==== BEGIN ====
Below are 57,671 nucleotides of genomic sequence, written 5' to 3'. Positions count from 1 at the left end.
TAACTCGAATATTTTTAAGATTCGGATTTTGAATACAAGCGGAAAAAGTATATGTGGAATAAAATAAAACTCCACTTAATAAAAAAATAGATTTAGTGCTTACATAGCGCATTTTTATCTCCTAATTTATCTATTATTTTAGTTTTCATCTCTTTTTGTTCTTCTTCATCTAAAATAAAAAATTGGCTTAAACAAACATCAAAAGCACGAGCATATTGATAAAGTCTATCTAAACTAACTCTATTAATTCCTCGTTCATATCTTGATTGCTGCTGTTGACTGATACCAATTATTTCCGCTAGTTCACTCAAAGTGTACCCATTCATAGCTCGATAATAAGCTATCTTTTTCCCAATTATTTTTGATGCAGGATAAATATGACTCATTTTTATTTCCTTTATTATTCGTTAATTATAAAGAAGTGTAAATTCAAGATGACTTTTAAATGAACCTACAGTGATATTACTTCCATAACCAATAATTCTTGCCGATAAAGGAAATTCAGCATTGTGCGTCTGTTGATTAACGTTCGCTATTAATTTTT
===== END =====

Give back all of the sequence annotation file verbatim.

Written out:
Below are 57,671 nucleotides of genomic sequence, written 5' to 3'. Positions count from 1 at the left end.
TAACTCGAATATTTTTAAGATTCGGATTTTGAATACAAGCGGAAAAAGTATATGTGGAATAAAATAAAACTCCACTTAATAAAAAAATAGATTTAGTGCTTACATAGCGCATTTTTATCTCCTAATTTATCTATTATTTTAGTTTTCATCTCTTTTTGTTCTTCTTCATCTAAAATAAAAAATTGGCTTAAACAAACATCAAAAGCACGAGCATATTGATAAAGTCTATCTAAACTAACTCTATTAATTCCTCGTTCATATCTTGATTGCTGCTGTTGACTGATACCAATTATTTCCGCTAGTTCACTCAAAGTGTACCCATTCATAGCTCGATAATAAGCTATCTTTTTCCCAATTATTTTTGATGCAGGATAAATATGACTCATTTTTATTTCCTTTATTATTCGTTAATTATAAAGAAGTGTAAATTCAAGATGACTTTTAAATGAACCTACAGTGATATTACTTCCATAACCAATAATTCTTGCCGATAAAGGAAATTCAGCATTGTGCGTCTGTTGATTAACGTTCGCTATTAATTTTT